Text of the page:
It is easy to be sure that phenomenon B always follows phenomenon A, or at least always in our long experience. Is that the same as saying A ’causes’ B? I gather that it is not. I hit a cue ball in a game of snooker; the cue ball hits in turn a red which then enters a pocket on the table. Did I cause the red to enter the pocket, or did it simply follow my use of the cue? It doesn’t seem that you can actually prove causality and it may be another one of those convenient fictions. Again when we are mugged in the street and summon the reality police we do have certain expectations. What if they refused to prosecute on the grounds that although our black eye followed us being hit by a mugger’s fist yet neither we, nor anybody else, can prove causality? I predict that we should feel definite disappointment.

A snooker table is quite a useful place to think about such things. Clearly the path taken by a snooker ball depends on a small number of very simple factors: its initial direction, the energy imparted by the cue, frictional with the baize, and dynamic interactions with the other balls or cushions. It may be possible to predict accurately where two balls will end up after a single interaction, I guess professional snooker players have to make such predictions successfully, but the results are soon unpredictable if multiple balls are involved. If one knew enough could one predict exactly where all the reds would end up after the first shot when, I should explain to non-players, all the reds are bunched together? But tiny differences in ball alignment will make huge differences in the final outcome, which I imagine is not really predictable.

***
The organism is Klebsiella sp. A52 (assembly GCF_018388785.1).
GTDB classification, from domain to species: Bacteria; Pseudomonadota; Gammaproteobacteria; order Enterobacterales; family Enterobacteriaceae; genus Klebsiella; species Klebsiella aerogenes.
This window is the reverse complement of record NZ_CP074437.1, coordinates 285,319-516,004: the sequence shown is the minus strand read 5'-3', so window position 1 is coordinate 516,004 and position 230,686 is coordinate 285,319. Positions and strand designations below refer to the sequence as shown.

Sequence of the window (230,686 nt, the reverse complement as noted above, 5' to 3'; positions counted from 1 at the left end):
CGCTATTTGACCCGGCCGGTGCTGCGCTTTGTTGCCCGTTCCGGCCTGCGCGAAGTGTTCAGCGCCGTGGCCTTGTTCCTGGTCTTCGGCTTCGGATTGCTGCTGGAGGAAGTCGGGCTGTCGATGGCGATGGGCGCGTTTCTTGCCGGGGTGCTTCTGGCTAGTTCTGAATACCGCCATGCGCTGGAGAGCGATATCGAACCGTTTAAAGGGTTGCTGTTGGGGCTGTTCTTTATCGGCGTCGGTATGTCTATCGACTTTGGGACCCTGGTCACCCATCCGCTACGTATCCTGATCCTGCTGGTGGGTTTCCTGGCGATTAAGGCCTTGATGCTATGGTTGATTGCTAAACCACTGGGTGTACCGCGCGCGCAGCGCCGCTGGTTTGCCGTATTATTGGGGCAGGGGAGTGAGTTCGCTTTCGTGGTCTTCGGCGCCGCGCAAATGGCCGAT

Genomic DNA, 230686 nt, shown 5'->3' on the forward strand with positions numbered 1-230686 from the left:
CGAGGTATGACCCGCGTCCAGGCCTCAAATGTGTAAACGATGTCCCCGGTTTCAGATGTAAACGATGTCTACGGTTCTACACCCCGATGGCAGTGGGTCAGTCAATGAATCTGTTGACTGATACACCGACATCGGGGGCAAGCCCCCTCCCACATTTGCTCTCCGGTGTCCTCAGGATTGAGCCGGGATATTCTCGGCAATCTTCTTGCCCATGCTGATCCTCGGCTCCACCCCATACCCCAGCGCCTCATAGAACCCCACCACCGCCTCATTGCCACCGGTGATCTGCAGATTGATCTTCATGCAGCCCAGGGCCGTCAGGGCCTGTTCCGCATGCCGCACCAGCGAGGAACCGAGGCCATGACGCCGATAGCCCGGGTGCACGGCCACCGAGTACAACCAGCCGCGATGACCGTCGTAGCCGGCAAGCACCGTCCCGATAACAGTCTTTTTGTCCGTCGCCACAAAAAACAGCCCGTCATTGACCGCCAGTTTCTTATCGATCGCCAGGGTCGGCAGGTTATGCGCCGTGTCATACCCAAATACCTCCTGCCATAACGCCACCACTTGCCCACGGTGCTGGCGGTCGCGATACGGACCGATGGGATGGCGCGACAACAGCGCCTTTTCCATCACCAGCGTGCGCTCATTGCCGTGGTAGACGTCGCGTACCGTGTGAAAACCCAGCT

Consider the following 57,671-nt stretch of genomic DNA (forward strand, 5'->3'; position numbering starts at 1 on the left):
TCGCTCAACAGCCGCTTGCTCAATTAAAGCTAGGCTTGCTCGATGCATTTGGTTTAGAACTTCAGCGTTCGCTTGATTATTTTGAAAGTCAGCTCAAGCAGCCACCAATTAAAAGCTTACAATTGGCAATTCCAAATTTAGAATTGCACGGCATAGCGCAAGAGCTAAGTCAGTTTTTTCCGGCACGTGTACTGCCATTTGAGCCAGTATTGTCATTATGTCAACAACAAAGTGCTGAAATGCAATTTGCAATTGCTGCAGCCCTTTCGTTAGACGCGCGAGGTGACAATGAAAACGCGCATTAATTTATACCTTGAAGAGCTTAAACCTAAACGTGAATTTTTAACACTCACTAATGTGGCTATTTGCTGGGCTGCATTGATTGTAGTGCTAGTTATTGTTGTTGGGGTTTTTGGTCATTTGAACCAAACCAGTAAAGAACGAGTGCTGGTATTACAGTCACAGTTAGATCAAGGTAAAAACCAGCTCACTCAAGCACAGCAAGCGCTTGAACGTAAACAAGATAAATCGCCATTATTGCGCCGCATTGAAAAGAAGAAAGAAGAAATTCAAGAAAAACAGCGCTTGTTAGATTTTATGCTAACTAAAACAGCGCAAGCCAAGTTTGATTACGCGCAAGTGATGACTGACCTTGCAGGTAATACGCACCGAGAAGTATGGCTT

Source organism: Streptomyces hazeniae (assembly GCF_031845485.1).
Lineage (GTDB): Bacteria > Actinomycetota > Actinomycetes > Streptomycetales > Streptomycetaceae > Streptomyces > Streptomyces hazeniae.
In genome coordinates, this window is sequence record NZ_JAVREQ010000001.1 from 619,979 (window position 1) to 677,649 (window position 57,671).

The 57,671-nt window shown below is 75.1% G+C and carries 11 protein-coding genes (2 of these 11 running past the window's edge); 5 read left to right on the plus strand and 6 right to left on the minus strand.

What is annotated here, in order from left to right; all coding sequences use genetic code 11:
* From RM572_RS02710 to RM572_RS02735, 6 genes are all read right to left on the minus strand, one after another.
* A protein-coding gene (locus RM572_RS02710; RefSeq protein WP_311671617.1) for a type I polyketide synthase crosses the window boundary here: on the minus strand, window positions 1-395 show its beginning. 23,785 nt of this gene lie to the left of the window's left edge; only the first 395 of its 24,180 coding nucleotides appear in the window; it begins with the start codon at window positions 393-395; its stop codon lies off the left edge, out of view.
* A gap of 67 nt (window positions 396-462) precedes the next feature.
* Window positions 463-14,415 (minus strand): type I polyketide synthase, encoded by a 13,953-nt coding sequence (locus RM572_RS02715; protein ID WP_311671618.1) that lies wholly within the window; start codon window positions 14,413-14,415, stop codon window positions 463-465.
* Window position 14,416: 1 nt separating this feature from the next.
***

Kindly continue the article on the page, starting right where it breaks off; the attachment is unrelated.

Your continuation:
Many people, myself included, believe that extraordinary claims require extraordinary evidence. Is this principle philosophically secure? If I tell you that I ate bacon and egg for breakfast you would have no actual evidence for believing this to be true. If I also told you that I could levitate 12 feet above the ground you would have no reason to believe this either. But in the everyday world you would probably argue that many people do in fact eat bacon and egg for breakfast and that you have sometimes done so yourself. My first statement is therefore plausible if unproven. Since nobody at all is demonstrably able to levitate at that height the second statement is both implausible and unproven. Before it is believed something very convincing in the way of evidence would have to be produced. I think you could say that you ‘knew’ I had bacon and egg because it is true and you had good reasons for believing it is true. You can never say that you know that I can levitate since you could never have good reasons for believing it. Am I right?